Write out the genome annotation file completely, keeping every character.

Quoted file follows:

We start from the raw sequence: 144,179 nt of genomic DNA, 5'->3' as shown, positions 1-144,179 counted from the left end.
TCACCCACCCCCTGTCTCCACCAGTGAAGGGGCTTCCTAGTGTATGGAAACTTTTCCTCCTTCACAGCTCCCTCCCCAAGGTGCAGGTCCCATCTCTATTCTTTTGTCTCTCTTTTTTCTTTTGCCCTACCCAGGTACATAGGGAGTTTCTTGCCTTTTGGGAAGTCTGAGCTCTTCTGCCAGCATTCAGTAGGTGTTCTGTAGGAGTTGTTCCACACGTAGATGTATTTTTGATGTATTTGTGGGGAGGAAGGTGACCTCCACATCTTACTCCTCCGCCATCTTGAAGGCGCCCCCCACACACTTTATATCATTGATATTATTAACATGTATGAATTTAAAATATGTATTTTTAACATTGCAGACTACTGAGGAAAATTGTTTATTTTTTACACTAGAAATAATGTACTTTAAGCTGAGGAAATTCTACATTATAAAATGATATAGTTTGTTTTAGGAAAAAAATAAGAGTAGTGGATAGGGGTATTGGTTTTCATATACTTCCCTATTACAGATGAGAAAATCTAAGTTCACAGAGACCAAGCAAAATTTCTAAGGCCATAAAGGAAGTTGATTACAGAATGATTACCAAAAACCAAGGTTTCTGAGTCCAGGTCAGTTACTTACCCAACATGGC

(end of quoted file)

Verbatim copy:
We start from the raw sequence: 144,179 nt of genomic DNA, 5'->3' as shown, positions 1-144,179 counted from the left end.
TCACCCACCCCCTGTCTCCACCAGTGAAGGGGCTTCCTAGTGTATGGAAACTTTTCCTCCTTCACAGCTCCCTCCCCAAGGTGCAGGTCCCATCTCTATTCTTTTGTCTCTCTTTTTTCTTTTGCCCTACCCAGGTACATAGGGAGTTTCTTGCCTTTTGGGAAGTCTGAGCTCTTCTGCCAGCATTCAGTAGGTGTTCTGTAGGAGTTGTTCCACACGTAGATGTATTTTTGATGTATTTGTGGGGAGGAAGGTGACCTCCACATCTTACTCCTCCGCCATCTTGAAGGCGCCCCCCACACACTTTATATCATTGATATTATTAACATGTATGAATTTAAAATATGTATTTTTAACATTGCAGACTACTGAGGAAAATTGTTTATTTTTTACACTAGAAATAATGTACTTTAAGCTGAGGAAATTCTACATTATAAAATGATATAGTTTGTTTTAGGAAAAAAATAAGAGTAGTGGATAGGGGTATTGGTTTTCATATACTTCCCTATTACAGATGAGAAAATCTAAGTTCACAGAGACCAAGCAAAATTTCTAAGGCCATAAAGGAAGTTGATTACAGAATGATTACCAAAAACCAAGGTTTCTGAGTCCAGGTCAGTTACTTACCCAACATGGC